Update of the English vocabulary is a process that happens via three mainstream ways:
borrowing from other languages (week 12)
word-formation (summer term)
semantic change (week 10).

We can observe the process of semantic change from two aspects. First, we can observe the
changes from the point of view of logic, or, in this sense, we observe the results of semantic
change. Here, the results can be studied in the denotative and the connotative meaning.

Results of semantic change in the denotative meaning:

widening of meaning (extension or generalization). The meaning of the word is
widened (this is usually observable diachronically). E.g.: rubbish in Old English
only meant broken stones; present-day expression is wider and covers all kinds of
unwanted or left-over property; camp had only the meaning of the military camp.
narrowing of meaning (specialization or restriction). Here, the new meaning is
more precise, covers only the part of the original meaning. E.g.: hound was
originally the general word for dog, today it only marks its hunting breeds. Meat
was the word for the food, today it is restricted for a type of food only.
branching. In this process the lexeme becomes polysemous; the newly
developed sememes coexist, e.g. head – mind and mental abilities, part of the
body, life (it cost him his head), individual person, leader, something resembling
the head of the body (of cabbage, of nail), culmination, the top or the beginning of
a page or letter, front or prominent part…

NB: many Slovak words have wider meaning than their English equivalents, e.g. noha –
leg/foot, ruka – hand/arm, prst – finger/toe, piecť – bake/roast etc.; or the narrower meaning,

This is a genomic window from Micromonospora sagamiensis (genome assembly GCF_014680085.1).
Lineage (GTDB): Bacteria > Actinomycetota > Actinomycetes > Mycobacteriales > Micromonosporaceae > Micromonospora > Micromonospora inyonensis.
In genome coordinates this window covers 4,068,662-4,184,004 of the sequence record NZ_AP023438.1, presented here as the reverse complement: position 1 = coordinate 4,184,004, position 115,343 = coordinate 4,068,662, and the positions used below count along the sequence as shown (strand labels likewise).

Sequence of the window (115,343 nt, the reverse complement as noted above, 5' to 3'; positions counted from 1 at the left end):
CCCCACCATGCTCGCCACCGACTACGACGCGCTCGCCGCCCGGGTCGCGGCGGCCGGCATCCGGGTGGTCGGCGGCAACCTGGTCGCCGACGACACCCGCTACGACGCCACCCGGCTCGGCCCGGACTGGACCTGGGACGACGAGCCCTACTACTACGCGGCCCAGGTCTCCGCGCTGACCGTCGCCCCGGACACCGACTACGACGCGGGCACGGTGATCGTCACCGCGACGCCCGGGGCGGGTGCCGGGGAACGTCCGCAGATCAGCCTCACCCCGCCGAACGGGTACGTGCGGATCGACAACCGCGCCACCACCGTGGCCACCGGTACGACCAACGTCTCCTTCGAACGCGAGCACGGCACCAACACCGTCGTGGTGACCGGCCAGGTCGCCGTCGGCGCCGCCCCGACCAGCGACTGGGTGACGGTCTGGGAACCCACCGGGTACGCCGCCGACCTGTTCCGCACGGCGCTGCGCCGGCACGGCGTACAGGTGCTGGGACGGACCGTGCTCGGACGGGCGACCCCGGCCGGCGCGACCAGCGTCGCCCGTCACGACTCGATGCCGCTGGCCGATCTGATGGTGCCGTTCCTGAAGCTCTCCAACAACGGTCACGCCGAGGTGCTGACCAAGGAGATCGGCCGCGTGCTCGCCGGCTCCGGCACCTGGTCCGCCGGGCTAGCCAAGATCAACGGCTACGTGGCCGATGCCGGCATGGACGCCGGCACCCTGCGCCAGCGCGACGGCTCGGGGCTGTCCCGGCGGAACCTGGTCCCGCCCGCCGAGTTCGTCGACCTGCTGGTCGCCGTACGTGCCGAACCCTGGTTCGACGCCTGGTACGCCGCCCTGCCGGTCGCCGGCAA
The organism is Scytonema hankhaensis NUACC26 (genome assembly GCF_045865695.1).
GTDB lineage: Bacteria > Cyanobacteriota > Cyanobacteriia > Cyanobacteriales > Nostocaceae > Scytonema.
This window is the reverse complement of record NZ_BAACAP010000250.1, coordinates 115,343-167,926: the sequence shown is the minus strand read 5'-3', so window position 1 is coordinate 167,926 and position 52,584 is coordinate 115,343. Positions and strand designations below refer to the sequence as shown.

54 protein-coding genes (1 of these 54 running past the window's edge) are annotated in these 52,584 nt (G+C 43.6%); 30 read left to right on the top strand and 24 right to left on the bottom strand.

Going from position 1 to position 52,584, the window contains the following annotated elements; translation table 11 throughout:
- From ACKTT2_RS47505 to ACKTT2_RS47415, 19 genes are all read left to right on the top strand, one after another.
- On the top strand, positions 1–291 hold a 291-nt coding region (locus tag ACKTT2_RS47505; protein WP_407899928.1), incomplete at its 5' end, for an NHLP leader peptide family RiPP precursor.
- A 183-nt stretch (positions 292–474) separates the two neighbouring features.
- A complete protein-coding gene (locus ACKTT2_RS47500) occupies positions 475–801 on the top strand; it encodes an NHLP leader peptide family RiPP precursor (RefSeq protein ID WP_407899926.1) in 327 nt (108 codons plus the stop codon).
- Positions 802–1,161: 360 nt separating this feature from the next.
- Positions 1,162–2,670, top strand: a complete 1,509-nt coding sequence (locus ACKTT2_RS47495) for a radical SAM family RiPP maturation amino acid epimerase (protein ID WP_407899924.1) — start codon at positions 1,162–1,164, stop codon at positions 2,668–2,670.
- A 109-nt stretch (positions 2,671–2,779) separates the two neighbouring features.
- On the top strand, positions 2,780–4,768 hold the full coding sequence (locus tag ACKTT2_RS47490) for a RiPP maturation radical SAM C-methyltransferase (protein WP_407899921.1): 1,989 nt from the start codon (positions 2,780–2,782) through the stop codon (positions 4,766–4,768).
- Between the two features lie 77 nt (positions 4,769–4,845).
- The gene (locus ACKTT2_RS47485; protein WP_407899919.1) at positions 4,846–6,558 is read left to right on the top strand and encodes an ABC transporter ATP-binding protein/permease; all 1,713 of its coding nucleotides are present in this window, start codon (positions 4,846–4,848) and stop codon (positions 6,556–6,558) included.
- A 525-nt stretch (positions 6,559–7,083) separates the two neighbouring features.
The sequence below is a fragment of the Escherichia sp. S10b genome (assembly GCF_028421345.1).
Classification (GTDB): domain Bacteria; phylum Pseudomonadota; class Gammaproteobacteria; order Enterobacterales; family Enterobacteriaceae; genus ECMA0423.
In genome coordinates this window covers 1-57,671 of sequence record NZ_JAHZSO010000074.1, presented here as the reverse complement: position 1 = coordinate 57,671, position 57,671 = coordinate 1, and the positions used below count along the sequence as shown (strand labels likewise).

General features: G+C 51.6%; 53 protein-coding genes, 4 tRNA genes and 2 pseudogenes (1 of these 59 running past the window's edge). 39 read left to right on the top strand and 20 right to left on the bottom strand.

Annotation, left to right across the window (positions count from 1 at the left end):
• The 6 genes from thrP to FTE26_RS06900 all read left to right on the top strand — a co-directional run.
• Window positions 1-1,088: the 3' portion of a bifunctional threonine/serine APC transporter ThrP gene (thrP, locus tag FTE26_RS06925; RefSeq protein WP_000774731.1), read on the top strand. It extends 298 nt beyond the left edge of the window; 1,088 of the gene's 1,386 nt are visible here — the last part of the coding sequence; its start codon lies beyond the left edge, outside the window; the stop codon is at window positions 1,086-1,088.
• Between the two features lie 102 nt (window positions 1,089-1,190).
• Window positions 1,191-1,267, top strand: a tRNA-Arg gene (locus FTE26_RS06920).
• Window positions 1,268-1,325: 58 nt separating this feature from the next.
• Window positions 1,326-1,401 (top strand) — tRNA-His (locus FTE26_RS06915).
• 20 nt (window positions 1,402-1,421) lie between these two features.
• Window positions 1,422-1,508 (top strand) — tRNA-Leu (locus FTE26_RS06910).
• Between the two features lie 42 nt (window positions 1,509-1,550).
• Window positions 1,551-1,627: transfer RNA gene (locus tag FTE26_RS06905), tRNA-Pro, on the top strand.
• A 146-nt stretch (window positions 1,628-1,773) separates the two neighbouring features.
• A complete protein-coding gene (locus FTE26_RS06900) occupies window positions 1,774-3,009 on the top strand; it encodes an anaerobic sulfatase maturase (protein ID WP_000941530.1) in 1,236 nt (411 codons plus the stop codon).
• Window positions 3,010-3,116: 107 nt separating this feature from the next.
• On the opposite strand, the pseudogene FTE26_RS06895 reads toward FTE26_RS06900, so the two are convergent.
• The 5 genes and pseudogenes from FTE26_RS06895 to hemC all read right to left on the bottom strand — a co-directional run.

e.g.: fork – vidlička, križovatka v tvare Y.


Results of semantic change in the connotative meaning:
Pejoration (deterioration) – he new meaning is negative, the word acquires
derogatory emotive charge. E.g. counterfeit (today fake, originally copy), villain (today
ničomník, originally paholok, sluha na statku).
Amelioration – the new meaning adds positive charge, e.g. knight – rytier, originally
sluha, poskok; queen – original meaning was woman.

The second perspective from which we can approach semantic change is the nature
of the change, or, the condition of some connection or association between the new and the
old meaning. We also call this feature a transfer. The meaning can be transferred from the
original to the new position via three main types of association:
Metaphor (is a semantic change based on the association of similarity between
referents) – the meaning is transferred on the basis of the fact that the two referents
resemble one another. The basic structure of the metaphor is very simple. There is a
thing we are talking about and that to which we are comparing it.
Nevertheless, the similarity may involve different types:
similarity of shape (head of a cabbage),
similarity of position or location (foot of a page/mountain),
similarity of form and position (the neck of a bottle),
similarity of form and function (teeth of a saw, an arm of a robot),

similarity of function (head of department),

similarity in behaviour (bookworm, wirepuller, fox ),

similarity of color…